With Avatar still running in the movie theatres -- it grossed nearly $1 million in North America and about $2 million abroad over the weekend -- the enormous appetite for the DVD and Blu-ray versions of the box office behemoth can be described in just one word -- stunning.
In North America alone, home video sale reached at least $130 million. The rental figures are not released as yet.
Though there are no additional attractions such as director's commentary or deleted scenes, the DVD and Blu-ray versions released on Earth Day are creating records in the home entertainment industry.
One of the key reasons why Avatar has grossed $2.7 billion worldwide is its repeat value. Though the DVD and Blu-ray versions can not replicate the experience in the theatres, still there is a lot of fun and thrills watching the film at home. The desire to see the film again at home in company of one's family and friends outweighs the prospects of waiting for an enhanced version of the film or the 3-D DVD that could materialise early next year.
The movie's producer and director James Cameron has said a special edition in November with additional footage and extras. A 3-D Blu-ray won't be available until 2011 while the studio holds out for 3D home video technology to become more prevalent and Blu-ray technology to match theatrical quality, wrote blogger Jeff Leins in News in Film.
Despite the on-going slump in the DVD and Blu-ray market for over two years, Avatar has sold 2.7 million Blu-ray discs in the US and Canada since hitting the stores on Thursday, according to 20th Century Fox which announced the figures Sunday evening.
It has sold more Blu-rays than any previous movie, out-beating the life-time record set by The Dark Knight, which 2.5 million Blu-rays since its debut 16 months ago, the Los Angles Times reported.
The movie has grossed $745 million in North America. If the DVD and Blu-ray sales and rentals could reach half of the film's box office, it will be considered a phenomenal feat in the current slump.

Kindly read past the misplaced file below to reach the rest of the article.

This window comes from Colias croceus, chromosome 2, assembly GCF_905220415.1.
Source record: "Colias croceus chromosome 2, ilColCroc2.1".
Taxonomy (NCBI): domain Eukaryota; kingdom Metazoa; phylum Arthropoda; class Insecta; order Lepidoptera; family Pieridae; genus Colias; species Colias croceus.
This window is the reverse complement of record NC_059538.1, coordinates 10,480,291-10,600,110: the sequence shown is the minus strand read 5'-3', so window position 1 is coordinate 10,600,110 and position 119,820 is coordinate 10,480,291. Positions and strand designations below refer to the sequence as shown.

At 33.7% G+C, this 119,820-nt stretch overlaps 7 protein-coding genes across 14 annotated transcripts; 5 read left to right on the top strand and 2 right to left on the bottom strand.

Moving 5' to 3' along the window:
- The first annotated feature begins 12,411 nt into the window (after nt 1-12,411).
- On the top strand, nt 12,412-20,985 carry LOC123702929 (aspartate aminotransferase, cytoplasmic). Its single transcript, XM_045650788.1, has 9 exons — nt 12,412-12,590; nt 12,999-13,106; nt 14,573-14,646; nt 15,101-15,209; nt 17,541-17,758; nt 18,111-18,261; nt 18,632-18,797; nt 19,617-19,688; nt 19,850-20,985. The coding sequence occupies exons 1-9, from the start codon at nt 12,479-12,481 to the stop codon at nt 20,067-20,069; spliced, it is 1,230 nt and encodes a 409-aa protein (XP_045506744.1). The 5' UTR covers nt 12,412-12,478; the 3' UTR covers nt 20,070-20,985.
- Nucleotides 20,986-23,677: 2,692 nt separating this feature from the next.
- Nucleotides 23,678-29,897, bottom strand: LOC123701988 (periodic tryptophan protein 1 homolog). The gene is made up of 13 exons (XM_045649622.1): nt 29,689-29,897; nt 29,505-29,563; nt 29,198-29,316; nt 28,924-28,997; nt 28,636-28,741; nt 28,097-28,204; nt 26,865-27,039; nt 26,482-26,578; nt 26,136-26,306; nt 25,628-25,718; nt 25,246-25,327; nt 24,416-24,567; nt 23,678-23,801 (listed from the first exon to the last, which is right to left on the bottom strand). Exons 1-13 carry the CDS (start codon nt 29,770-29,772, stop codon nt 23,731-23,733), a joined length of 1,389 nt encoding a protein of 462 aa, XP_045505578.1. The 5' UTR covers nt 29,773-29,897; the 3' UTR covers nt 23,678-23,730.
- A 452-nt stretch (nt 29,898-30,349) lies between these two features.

Fox also sold 4 million standard definition DVDs. The combined total makes Avatar the biggest DVD launch of the year, breaking a previous mark of 4 million Blu-ray and DVDs combined set by The Twilight Saga: The New Moon in early March in North America.
The second film in the popular series, it has sold DVD and Blu-ray editions worth $200 million and may have a chance of coming close to its $290 million at the North American box-office gross when the rental incomes are added.
Released in a handful of countries in Europe on DVD and Blu-ray, Avatar could be setting records there too. In France, the four-day combined sale for the two versions could as high as 1.5 units over the four-day weekend.
The trade publication Variety reported last week that Fox was going to treat the DVD and Blu-ray release as an event. Normally, the home video versions are released on a Tuesday. But Fox decided to release the versions on Thursday, Variety pointed out, adding 'Fox is using the film's environmental themes to tie into the 40th anniversary of Earth Day with a tree-planting on the Fox lot (in Los Angeles) on Thursday, followed by the studio planting 1 million trees in 15 countries by the end of the year with the Earth Day Network.'
Although Cameron said he 'was actually kind of skeptical' of the plan to release Avatar on home video so early, Variety added, 'because it's still in some theatres, he was still drawn to the notion of releasing it on Earth Day -- not only because of the film's environmental themes but also because it sends the pic out several weeks ahead of tentpoles like Iron Man 2 that will kick off the summer and distract consumers.'
Though the Blu-ray version of Avatar costs about 25 percent more than the DVD -- many stores across America are selling it for about $22 -- it is worth buying. The images are sharper and naturally, the pleasure is greater.